Code:
mem1.val1
mem1.val2
mem2.val1
mem2.val2
mem3.val1
mem3.val2
Each one of these has the data type corresponding to the member they refer to: mem1.val1, mem2.val1 and mem3.val1 are of type int, while mem1.val2, mem2.val2 and mem3.val2 are of type float.

Let's see a real example where you can see how a structure type can be used in the same way as fundamental types:
Simple example for structures
Code:
#include <iostream>
#include <string>
#include <sstream>
using namespace std;

struct myMvs_t {
  string title;
  int year;
} mine, yours;

void printmyMv (myMvs_t myMv);

int main ()
{
  string mystr;

  mine.title = "TEST MISSION";
  mine.year = 1940;

  cout << "Enter title: ";
  getline (cin,yours.title);
  cout << "Enter year: ";
  getline (cin,mystr);
  stringstream(mystr) >> yours.year;

  cout << "My favorite one is:\n ";
  printmyMv (mine);
  cout << "And yours is:\n ";
  printmyMv (yours);
  return 0;
}

void printmyMv (myMvs_t myMv)
{
  cout << myMv.title;
  cout << " (" << myMv.year << ")\n";
}

The example shows how we can use the members of an object as regular variables. For example, the member yours.year is a valid variable of type int, and mine.title is a valid variable of type string.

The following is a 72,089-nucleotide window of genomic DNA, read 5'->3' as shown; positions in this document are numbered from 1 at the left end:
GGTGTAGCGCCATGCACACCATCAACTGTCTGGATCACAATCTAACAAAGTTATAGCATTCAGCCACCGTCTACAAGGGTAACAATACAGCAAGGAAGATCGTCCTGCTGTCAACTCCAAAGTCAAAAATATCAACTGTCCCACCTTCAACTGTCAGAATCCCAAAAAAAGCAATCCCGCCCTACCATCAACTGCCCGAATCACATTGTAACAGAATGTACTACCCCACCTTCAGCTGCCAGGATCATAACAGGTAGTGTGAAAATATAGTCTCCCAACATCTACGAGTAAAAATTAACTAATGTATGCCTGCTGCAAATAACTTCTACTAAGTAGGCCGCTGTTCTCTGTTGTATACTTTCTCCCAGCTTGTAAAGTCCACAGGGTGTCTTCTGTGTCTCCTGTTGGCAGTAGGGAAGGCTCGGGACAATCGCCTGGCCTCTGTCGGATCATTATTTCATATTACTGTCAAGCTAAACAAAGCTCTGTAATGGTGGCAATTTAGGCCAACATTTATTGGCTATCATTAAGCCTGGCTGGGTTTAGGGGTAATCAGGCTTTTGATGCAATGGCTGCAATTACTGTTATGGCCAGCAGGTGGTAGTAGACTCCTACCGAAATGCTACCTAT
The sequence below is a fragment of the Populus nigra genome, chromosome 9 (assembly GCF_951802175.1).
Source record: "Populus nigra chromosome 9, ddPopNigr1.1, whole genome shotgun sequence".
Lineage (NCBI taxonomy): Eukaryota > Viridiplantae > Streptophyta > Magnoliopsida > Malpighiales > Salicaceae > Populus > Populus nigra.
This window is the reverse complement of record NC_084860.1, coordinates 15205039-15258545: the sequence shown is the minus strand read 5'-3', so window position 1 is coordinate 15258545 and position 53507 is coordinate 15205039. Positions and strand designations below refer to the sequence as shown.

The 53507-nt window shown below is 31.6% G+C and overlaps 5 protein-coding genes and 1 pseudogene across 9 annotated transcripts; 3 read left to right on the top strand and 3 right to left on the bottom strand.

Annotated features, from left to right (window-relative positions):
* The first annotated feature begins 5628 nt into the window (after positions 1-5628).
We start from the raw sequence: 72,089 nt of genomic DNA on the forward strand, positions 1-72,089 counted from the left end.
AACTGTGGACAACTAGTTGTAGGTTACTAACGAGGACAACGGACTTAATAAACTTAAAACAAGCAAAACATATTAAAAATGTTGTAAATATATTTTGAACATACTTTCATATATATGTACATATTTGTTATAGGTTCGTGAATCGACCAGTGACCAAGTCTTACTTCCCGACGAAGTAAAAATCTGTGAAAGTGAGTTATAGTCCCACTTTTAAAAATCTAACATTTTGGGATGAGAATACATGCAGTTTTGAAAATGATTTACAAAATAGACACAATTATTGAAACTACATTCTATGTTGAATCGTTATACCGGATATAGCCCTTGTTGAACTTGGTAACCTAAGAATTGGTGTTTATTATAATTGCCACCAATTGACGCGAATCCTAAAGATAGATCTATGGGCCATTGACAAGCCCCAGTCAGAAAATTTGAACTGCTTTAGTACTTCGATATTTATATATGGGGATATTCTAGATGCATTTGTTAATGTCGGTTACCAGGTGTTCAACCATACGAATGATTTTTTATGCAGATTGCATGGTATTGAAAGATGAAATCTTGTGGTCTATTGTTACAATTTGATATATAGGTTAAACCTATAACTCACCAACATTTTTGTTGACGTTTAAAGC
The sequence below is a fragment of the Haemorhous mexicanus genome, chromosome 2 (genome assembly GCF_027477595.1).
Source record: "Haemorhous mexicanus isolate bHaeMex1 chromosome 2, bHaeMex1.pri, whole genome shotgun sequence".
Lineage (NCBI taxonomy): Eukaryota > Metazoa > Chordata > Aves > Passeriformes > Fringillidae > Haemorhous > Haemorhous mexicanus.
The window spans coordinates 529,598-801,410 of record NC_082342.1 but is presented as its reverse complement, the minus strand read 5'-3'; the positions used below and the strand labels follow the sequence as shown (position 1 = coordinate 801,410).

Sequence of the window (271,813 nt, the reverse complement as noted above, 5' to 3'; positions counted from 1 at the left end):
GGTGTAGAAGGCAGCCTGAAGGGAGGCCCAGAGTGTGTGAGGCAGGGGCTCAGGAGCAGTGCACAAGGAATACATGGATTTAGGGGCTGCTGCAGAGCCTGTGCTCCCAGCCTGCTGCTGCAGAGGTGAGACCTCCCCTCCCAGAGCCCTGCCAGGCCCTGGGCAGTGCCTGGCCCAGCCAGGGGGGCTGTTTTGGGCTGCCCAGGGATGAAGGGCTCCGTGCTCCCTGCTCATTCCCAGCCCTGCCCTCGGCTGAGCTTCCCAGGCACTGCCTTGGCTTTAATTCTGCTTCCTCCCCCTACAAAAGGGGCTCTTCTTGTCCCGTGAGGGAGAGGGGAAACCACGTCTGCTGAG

The objects mine and yours can also be treated as valid variables of type myMvs_t, for example we have passed them to the function printmyMv as we would have done with regular variables. Therefore, one of the most important advantages of data structures is that we can either refer to their members individually or to the entire structure as a block with only one identifier.

Data structures are a feature that can be used to represent databases, especially if we consider the possibility of building arrays of them:
Code:
// array of structures
#include <iostream>
#include <string>
#include <sstream>
using namespace std;

#define N_myMvS 3

struct myMvs_t {
  string title;
  int year;
} films [N_myMvS];

void printmyMv (myMvs_t myMv);

int main ()
{
  string mystr;
  int n;

  for (n=0; n<N_myMvS; n++)
  {
    cout << "Enter title: ";
    getline (cin,films[n].title);
    cout << "Enter year: ";
    getline (cin,mystr);
    stringstream(mystr) >> films[n].year;
  }

  cout << "\nYou have entered these myMvs:\n";
  for (n=0; n<N_myMvS; n++)
    printmyMv (films[n]);
  return 0;
}

void printmyMv (myMvs_t myMv)
{
  cout << myMv.title;
  cout << " (" << myMv.year << ")\n";
}

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Comments

  1. Sanvi's Avatar
    Here is the Pointers to structures concept.

    Like any other type, structures can be pointed by its own type of pointers: